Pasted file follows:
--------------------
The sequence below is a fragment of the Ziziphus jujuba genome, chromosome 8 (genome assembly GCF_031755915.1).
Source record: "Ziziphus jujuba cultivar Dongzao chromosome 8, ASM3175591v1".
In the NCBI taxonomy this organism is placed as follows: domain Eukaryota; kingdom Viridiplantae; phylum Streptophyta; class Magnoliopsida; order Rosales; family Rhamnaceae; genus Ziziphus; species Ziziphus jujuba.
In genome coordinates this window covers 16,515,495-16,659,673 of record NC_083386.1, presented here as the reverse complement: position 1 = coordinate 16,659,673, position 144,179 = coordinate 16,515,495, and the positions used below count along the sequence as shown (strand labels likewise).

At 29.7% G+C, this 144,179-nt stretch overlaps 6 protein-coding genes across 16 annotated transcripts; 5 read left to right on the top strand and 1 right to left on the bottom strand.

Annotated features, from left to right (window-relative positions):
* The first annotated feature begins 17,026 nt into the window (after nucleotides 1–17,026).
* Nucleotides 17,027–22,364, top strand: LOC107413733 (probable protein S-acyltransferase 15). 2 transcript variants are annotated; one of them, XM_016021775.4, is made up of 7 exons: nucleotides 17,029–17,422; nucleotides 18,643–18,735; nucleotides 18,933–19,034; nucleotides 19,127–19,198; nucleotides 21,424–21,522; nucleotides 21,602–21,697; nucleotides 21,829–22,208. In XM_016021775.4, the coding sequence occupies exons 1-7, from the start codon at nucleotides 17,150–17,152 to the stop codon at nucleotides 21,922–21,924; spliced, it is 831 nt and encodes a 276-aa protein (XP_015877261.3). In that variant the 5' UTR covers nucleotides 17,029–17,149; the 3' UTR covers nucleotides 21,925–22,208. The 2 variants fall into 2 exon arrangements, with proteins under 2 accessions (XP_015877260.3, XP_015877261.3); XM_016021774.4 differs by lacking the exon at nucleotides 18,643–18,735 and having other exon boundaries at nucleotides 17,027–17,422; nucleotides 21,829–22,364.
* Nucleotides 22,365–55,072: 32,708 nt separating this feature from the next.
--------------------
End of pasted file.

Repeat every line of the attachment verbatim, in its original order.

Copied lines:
The sequence below is a fragment of the Ziziphus jujuba genome, chromosome 8 (genome assembly GCF_031755915.1).
Source record: "Ziziphus jujuba cultivar Dongzao chromosome 8, ASM3175591v1".
In the NCBI taxonomy this organism is placed as follows: domain Eukaryota; kingdom Viridiplantae; phylum Streptophyta; class Magnoliopsida; order Rosales; family Rhamnaceae; genus Ziziphus; species Ziziphus jujuba.
In genome coordinates this window covers 16,515,495-16,659,673 of record NC_083386.1, presented here as the reverse complement: position 1 = coordinate 16,659,673, position 144,179 = coordinate 16,515,495, and the positions used below count along the sequence as shown (strand labels likewise).

At 29.7% G+C, this 144,179-nt stretch overlaps 6 protein-coding genes across 16 annotated transcripts; 5 read left to right on the top strand and 1 right to left on the bottom strand.

Annotated features, from left to right (window-relative positions):
* The first annotated feature begins 17,026 nt into the window (after nucleotides 1–17,026).
* Nucleotides 17,027–22,364, top strand: LOC107413733 (probable protein S-acyltransferase 15). 2 transcript variants are annotated; one of them, XM_016021775.4, is made up of 7 exons: nucleotides 17,029–17,422; nucleotides 18,643–18,735; nucleotides 18,933–19,034; nucleotides 19,127–19,198; nucleotides 21,424–21,522; nucleotides 21,602–21,697; nucleotides 21,829–22,208. In XM_016021775.4, the coding sequence occupies exons 1-7, from the start codon at nucleotides 17,150–17,152 to the stop codon at nucleotides 21,922–21,924; spliced, it is 831 nt and encodes a 276-aa protein (XP_015877261.3). In that variant the 5' UTR covers nucleotides 17,029–17,149; the 3' UTR covers nucleotides 21,925–22,208. The 2 variants fall into 2 exon arrangements, with proteins under 2 accessions (XP_015877260.3, XP_015877261.3); XM_016021774.4 differs by lacking the exon at nucleotides 18,643–18,735 and having other exon boundaries at nucleotides 17,027–17,422; nucleotides 21,829–22,364.
* Nucleotides 22,365–55,072: 32,708 nt separating this feature from the next.